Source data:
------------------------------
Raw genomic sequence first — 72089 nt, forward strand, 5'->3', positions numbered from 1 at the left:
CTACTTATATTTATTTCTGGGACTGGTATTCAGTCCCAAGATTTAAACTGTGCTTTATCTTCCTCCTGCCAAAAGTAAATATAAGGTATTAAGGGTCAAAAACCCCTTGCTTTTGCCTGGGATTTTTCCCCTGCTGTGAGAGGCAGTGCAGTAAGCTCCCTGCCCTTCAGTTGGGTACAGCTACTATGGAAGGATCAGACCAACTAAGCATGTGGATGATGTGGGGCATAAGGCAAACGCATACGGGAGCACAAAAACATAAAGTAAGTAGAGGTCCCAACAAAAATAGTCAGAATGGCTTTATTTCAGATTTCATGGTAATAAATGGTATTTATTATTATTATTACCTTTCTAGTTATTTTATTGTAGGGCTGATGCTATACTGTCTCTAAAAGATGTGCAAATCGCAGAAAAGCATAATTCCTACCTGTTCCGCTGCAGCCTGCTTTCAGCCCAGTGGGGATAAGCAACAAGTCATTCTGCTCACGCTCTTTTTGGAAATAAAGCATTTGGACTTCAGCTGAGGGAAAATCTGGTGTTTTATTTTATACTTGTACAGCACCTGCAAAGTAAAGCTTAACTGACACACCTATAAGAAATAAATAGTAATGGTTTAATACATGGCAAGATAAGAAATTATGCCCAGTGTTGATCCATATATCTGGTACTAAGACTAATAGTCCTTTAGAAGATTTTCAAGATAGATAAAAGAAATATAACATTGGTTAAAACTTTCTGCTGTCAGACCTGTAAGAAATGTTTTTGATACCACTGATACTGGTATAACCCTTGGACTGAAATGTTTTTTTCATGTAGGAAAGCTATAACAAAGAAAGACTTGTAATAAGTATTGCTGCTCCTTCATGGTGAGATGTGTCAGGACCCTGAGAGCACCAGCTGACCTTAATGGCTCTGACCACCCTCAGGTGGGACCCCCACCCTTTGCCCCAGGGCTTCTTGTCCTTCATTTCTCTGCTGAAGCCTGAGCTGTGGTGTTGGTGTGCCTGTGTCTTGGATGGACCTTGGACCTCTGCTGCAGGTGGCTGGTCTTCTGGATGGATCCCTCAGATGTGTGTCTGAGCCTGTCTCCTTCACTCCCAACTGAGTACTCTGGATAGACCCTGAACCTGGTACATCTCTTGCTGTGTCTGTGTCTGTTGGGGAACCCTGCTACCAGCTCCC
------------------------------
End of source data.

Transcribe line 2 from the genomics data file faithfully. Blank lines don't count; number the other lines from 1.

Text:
CTACTTATATTTATTTCTGGGACTGGTATTCAGTCCCAAGATTTAAACTGTGCTTTATCTTCCTCCTGCCAAAAGTAAATATAAGGTATTAAGGGTCAAAAACCCCTTGCTTTTGCCTGGGATTTTTCCCCTGCTGTGAGAGGCAGTGCAGTAAGCTCCCTGCCCTTCAGTTGGGTACAGCTACTATGGAAGGATCAGACCAACTAAGCATGTGGATGATGTGGGGCATAAGGCAAACGCATACGGGAGCACAAAAACATAAAGTAAGTAGAGGTCCCAACAAAAATAGTCAGAATGGCTTTATTTCAGATTTCATGGTAATAAATGGTATTTATTATTATTATTACCTTTCTAGTTATTTTATTGTAGGGCTGATGCTATACTGTCTCTAAAAGATGTGCAAATCGCAGAAAAGCATAATTCCTACCTGTTCCGCTGCAGCCTGCTTTCAGCCCAGTGGGGATAAGCAACAAGTCATTCTGCTCACGCTCTTTTTGGAAATAAAGCATTTGGACTTCAGCTGAGGGAAAATCTGGTGTTTTATTTTATACTTGTACAGCACCTGCAAAGTAAAGCTTAACTGACACACCTATAAGAAATAAATAGTAATGGTTTAATACATGGCAAGATAAGAAATTATGCCCAGTGTTGATCCATATATCTGGTACTAAGACTAATAGTCCTTTAGAAGATTTTCAAGATAGATAAAAGAAATATAACATTGGTTAAAACTTTCTGCTGTCAGACCTGTAAGAAATGTTTTTGATACCACTGATACTGGTATAACCCTTGGACTGAAATGTTTTTTTCATGTAGGAAAGCTATAACAAAGAAAGACTTGTAATAAGTATTGCTGCTCCTTCATGGTGAGATGTGTCAGGACCCTGAGAGCACCAGCTGACCTTAATGGCTCTGACCACCCTCAGGTGGGACCCCCACCCTTTGCCCCAGGGCTTCTTGTCCTTCATTTCTCTGCTGAAGCCTGAGCTGTGGTGTTGGTGTGCCTGTGTCTTGGATGGACCTTGGACCTCTGCTGCAGGTGGCTGGTCTTCTGGATGGATCCCTCAGATGTGTGTCTGAGCCTGTCTCCTTCACTCCCAACTGAGTACTCTGGATAGACCCTGAACCTGGTACATCTCTTGCTGTGTCTGTGTCTGTTGGGGAACCCTGCTACCAGCTCCC